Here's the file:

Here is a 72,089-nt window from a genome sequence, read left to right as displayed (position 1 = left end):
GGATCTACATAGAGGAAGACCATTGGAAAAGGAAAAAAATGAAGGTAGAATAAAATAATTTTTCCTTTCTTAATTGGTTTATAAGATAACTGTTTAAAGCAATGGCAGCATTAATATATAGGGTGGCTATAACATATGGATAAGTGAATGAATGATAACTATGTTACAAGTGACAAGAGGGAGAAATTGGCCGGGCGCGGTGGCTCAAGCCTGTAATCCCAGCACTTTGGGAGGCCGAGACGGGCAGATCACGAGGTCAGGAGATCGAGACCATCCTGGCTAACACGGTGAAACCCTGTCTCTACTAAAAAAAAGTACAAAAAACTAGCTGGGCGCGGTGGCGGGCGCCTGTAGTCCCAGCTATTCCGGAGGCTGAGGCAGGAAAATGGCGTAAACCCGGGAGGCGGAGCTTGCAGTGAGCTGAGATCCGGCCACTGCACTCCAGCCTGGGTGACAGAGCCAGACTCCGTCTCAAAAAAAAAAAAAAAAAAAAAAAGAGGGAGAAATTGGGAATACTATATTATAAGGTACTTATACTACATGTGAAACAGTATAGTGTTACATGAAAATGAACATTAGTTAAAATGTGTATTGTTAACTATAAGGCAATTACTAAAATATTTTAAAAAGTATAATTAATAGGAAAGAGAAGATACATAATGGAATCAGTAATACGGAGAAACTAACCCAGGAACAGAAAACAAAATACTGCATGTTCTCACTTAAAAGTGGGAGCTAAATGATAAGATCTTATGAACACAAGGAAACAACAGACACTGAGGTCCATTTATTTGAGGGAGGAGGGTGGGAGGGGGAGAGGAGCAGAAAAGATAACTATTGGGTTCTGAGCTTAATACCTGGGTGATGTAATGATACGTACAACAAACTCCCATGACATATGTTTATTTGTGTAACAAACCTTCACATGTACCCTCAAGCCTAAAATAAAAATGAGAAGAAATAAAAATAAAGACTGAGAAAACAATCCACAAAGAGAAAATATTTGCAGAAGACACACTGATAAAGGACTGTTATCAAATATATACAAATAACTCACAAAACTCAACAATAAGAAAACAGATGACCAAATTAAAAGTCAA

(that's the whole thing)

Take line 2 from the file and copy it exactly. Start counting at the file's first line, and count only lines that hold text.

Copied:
GGATCTACATAGAGGAAGACCATTGGAAAAGGAAAAAAATGAAGGTAGAATAAAATAATTTTTCCTTTCTTAATTGGTTTATAAGATAACTGTTTAAAGCAATGGCAGCATTAATATATAGGGTGGCTATAACATATGGATAAGTGAATGAATGATAACTATGTTACAAGTGACAAGAGGGAGAAATTGGCCGGGCGCGGTGGCTCAAGCCTGTAATCCCAGCACTTTGGGAGGCCGAGACGGGCAGATCACGAGGTCAGGAGATCGAGACCATCCTGGCTAACACGGTGAAACCCTGTCTCTACTAAAAAAAAGTACAAAAAACTAGCTGGGCGCGGTGGCGGGCGCCTGTAGTCCCAGCTATTCCGGAGGCTGAGGCAGGAAAATGGCGTAAACCCGGGAGGCGGAGCTTGCAGTGAGCTGAGATCCGGCCACTGCACTCCAGCCTGGGTGACAGAGCCAGACTCCGTCTCAAAAAAAAAAAAAAAAAAAAAAAGAGGGAGAAATTGGGAATACTATATTATAAGGTACTTATACTACATGTGAAACAGTATAGTGTTACATGAAAATGAACATTAGTTAAAATGTGTATTGTTAACTATAAGGCAATTACTAAAATATTTTAAAAAGTATAATTAATAGGAAAGAGAAGATACATAATGGAATCAGTAATACGGAGAAACTAACCCAGGAACAGAAAACAAAATACTGCATGTTCTCACTTAAAAGTGGGAGCTAAATGATAAGATCTTATGAACACAAGGAAACAACAGACACTGAGGTCCATTTATTTGAGGGAGGAGGGTGGGAGGGGGAGAGGAGCAGAAAAGATAACTATTGGGTTCTGAGCTTAATACCTGGGTGATGTAATGATACGTACAACAAACTCCCATGACATATGTTTATTTGTGTAACAAACCTTCACATGTACCCTCAAGCCTAAAATAAAAATGAGAAGAAATAAAAATAAAGACTGAGAAAACAATCCACAAAGAGAAAATATTTGCAGAAGACACACTGATAAAGGACTGTTATCAAATATATACAAATAACTCACAAAACTCAACAATAAGAAAACAGATGACCAAATTAAAAGTCAA